- Name: Krang
- Number: 5056
- Release Date:
- Toy Line:
- Char. Design: Kevin Eastman and Peter Laird
- Toy Design:
- SRP:$ 3.99
Review by Ginrai
I was not part of the cool kids that got into Teenage Mutant Ninja Turtles when the original black and white comic by Kevin Eastman and Peter Laird first came out. I was like 3 or 4 years old back then. Yet in 1989, I had a Ninja Turtles themed birthday party with Michaelangelo on my cake, Raphael on all the plates, cups, and napkins, and a huge smile on my face.
The original Ninja Turtles cartoon miniseries aired at the very end of 1987, but I don't think it aired on any of the Detroit TV stations I was watching. It wasn't until 1988 when the miniseries and the first full season aired in my town and oh man, I was immediately, irrevocably hooked. It's not like I stopped wanting Transformers toys, it's more like I wanted Ninja Turtles toys more than I wanted oxygen. And there was only Ninja Turtles toy I wanted more than Michaelangelo: KRANG.
What's that you say? An evil brain from Dimension X? He lost his body and cruises on goofy wheels or sometimes a nifty looking robotic chair with legs and arms and a gun that sucks brains out of other people's heads? He drools and when he talks it sounds like he's burping? He berates evil ninja master Shredder like a cranky wife? SIGN ME THE HELL UP.
Yeah, Krang is a pretty drastic revision of the benevolent brain-like Utrom aliens from the Mirage comics, but I love him.
The original Playmates Ninja Turtles line started out modestly with ten figures: the Turtles, Splinter, April, and the four bad guys, Shredder, Bebop, Rocksteady, and the robotic Foot Soldier. There were also some vehicles (the Party Wagon, the Turtle Blimp, et cetera) and those horrible dorky role play kits. But that was it! The next year, 1989, was a huge expansion, adding another 10 regular figures, four Wacky Action wind up toys, more vehicles, plush dolls, and the resplendent Sewer Playset! But to me, the most important addition was Krang, Krang, Krang! At first I was upset that he didn't have the goofy fat-man-in-a-red-speedo-with-matching-gloves-and-booties android body, but then they started using the "bubble walker" power armor chair in the TV show and everything was fine with me.
I do remember as a being a little annoyed that the Krang toy had arms on his walker, but they popped right off so no big deal. The gun and the neat hose that connects it to Krang's walker were indispensable, though. How else was he going to suck people's brains out? Unfortunately, Krang's tentacle is not great at holding the gun, so I would usually end up going back to the arms, TV accurate or not.
Of course, if you are looking for accuracy to the cartoon, the original Ninja Turtles toys will never, ever give it to you. But on a purely toy level, maybe that's a good thing. The toys usually have quite detailed sculpts and Krang here is no exception. I love the detail on the back of the walker. Some kind of gear thing for connecting the Technodrome? Little thrusters for going faster? A little network port for connecting to a computer? Good stuff.
One thing that bothers a lot of people about the old '80s-'90s Ninja Turtles toys is many of them are sculpted in weird poses which makes a neutral stance impossible. Krang does not have that problem! In fact, his articulation is surprisingly good. The walker has joints at the knees and the hips, the arms move up and down, the clear domed canopy opens, and Krang's tentacles move. Sure, it's not some modern hyper articulated toy, but for 1989 it was pretty damn impressive and easily put Krang near the top of the Playmates line.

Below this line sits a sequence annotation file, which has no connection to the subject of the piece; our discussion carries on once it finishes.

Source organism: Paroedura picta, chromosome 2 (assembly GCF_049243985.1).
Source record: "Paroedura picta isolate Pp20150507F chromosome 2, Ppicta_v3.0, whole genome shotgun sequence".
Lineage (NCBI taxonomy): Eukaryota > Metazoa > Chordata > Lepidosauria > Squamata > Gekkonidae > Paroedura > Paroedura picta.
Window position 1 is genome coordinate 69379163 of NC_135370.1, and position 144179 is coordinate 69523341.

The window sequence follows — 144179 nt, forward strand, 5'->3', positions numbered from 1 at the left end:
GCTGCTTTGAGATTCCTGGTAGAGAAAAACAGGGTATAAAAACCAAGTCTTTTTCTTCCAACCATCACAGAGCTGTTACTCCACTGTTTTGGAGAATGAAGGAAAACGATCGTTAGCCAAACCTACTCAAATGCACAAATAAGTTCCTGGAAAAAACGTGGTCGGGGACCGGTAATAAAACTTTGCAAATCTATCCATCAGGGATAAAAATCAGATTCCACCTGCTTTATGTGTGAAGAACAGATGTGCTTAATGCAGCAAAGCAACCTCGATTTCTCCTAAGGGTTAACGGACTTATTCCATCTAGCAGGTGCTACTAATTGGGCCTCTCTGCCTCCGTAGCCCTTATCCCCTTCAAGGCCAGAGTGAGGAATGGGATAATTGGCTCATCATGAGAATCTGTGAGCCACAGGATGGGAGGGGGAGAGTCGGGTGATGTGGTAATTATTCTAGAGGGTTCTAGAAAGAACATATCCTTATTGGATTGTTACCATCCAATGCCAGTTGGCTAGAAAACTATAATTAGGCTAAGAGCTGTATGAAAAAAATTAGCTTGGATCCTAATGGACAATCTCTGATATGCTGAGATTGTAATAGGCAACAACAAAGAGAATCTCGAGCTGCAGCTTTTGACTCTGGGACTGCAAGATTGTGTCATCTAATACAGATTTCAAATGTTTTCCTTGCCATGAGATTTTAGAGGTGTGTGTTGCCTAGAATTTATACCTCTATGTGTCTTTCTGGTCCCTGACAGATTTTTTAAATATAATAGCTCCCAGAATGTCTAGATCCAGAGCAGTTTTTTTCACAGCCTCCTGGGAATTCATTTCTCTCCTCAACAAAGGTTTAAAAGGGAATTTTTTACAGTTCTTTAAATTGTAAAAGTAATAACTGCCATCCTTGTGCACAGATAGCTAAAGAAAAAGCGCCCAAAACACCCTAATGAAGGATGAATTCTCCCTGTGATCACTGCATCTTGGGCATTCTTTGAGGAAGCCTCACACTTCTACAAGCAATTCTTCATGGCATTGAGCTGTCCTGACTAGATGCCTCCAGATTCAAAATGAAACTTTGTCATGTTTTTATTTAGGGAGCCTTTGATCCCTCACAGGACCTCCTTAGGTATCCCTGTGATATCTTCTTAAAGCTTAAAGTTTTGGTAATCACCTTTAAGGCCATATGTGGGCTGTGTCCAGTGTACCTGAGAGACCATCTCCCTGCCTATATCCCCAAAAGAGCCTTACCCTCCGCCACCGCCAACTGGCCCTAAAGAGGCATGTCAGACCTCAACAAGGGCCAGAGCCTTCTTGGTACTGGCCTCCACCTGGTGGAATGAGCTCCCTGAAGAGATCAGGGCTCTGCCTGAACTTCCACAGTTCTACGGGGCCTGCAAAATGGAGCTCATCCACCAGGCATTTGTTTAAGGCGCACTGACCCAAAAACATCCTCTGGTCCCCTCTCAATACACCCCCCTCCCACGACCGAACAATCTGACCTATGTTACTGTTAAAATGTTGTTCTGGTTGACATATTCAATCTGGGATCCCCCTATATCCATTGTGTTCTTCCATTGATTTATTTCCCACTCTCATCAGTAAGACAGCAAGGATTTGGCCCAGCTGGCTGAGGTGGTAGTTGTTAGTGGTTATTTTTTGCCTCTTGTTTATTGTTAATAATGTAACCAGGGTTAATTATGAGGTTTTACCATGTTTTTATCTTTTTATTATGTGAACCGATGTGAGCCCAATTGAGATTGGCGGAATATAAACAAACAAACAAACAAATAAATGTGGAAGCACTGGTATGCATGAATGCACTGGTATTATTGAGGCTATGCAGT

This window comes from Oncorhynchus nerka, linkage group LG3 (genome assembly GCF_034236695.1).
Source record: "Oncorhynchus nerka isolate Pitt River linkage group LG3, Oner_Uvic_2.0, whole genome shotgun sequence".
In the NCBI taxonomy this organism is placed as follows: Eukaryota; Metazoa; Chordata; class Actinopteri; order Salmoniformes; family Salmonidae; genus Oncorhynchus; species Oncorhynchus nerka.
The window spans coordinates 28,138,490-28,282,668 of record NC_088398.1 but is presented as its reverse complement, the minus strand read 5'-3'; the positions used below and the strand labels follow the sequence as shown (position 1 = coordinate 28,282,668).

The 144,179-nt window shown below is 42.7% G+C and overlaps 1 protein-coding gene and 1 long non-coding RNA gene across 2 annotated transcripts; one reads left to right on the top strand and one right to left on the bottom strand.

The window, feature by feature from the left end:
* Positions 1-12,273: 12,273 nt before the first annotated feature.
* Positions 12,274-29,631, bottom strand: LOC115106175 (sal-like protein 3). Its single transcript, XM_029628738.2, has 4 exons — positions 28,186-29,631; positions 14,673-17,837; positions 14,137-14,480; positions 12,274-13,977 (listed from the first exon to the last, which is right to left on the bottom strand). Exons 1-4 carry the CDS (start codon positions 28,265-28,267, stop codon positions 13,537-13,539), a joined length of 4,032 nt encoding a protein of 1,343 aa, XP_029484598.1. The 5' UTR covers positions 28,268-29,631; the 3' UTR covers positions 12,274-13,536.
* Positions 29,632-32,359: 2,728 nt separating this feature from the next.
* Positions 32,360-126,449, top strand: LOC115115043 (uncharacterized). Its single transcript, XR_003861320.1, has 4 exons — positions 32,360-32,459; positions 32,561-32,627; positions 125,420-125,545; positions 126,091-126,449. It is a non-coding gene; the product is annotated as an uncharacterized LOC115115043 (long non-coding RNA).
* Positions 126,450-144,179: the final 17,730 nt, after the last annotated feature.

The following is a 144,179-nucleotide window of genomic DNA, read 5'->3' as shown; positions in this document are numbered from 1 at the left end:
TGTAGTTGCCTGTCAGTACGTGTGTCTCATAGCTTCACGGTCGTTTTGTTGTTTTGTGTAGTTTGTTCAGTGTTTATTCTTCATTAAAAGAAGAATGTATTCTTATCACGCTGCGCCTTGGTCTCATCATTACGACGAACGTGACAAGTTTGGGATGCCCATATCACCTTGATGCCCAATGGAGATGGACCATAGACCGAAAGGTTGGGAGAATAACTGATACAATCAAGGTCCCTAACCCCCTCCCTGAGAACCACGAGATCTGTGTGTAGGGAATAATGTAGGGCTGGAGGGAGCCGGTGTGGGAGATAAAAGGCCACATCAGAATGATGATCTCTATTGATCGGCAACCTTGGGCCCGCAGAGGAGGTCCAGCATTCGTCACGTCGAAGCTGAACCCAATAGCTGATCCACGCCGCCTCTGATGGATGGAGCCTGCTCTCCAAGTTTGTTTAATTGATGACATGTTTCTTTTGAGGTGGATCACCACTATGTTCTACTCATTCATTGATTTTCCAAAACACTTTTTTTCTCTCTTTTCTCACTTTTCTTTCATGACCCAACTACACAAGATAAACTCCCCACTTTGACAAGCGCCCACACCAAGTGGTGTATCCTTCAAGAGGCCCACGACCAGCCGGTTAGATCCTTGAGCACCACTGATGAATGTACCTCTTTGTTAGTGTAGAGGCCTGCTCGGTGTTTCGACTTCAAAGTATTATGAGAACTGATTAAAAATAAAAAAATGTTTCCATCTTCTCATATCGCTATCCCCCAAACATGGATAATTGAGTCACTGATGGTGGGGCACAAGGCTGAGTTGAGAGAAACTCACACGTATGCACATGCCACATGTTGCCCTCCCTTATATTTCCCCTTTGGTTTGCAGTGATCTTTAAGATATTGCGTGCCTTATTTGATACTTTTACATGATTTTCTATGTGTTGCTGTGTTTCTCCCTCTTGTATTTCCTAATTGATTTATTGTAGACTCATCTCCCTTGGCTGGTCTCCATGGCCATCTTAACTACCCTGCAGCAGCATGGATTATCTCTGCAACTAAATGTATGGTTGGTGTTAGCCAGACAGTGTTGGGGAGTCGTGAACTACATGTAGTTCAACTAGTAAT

Of course, another really cool feature of Krang is that you can pull him out of the walker altogether. Krang looks neat in the chair, but he also looks great out of it. It also has a hole inside of the Krang brain part so you can put it on your pinkie like a deranged finger puppet.
The sculptors at Playmates did a really great job of bringing the design work of the folks at Mirage studios to life. The various wrinkles and veins on Krang's body are gloriously gross and Krang's pointy teeth and beady eyes are all well-designed.
The paint is a little spartan, but used effectively. The colors on the walker's legs are nice, I like the hoses on the chair, Krang's yellow eyes are simple but good, white teeth also makes perfect sense, but I need to give special props to the yucky blue veins on Krang's body. Now, the paint work is not the most precise and does tend to wear off in places with play, and not all of the veins are painted, but the ones that are painted look super good. Krang is nasty and horrible and great.
Do you need this Krang action figure? I sure did. In truth it's probably a little out of scale with the '80s Turtles, but it actually looks good with the recent Playmates Ninja Turtles Classics toys. If you are a Ninja Turtles collector, you may be tempted to skip this and go to the larger Krang's Android Body, but that's not only a lot more expensive, it's also just a totally different toy. Honestly, you should get both.
This toy was re-released in 1995, again in 1999 as a Kaybee Toys exclusive, and you're in luck, because Playmates has re-released it again in 2014.
If you are not a Ninja Turtles fan, though, I still think Krang is a good buy because he's a nasty alien brain in a robot chair and that goes well with all kinds of goofy sci-fi space toys. You can even stuff Krang on a 3 1/4" G.I. Joe's head! Get conquered by the future ruler of Earth today!
Bonus 1: Enjoy the TV commercial that introduced this Krang toy.
Bonus 2: Some of the best Krang/Shredder arguments from the early days of the first Ninja Turtles cartoon!
(C) 2014 Jeremy W. Kaufmann & CollectionDX
|Posted 18 September, 2014 - 22:31 by Ginrai|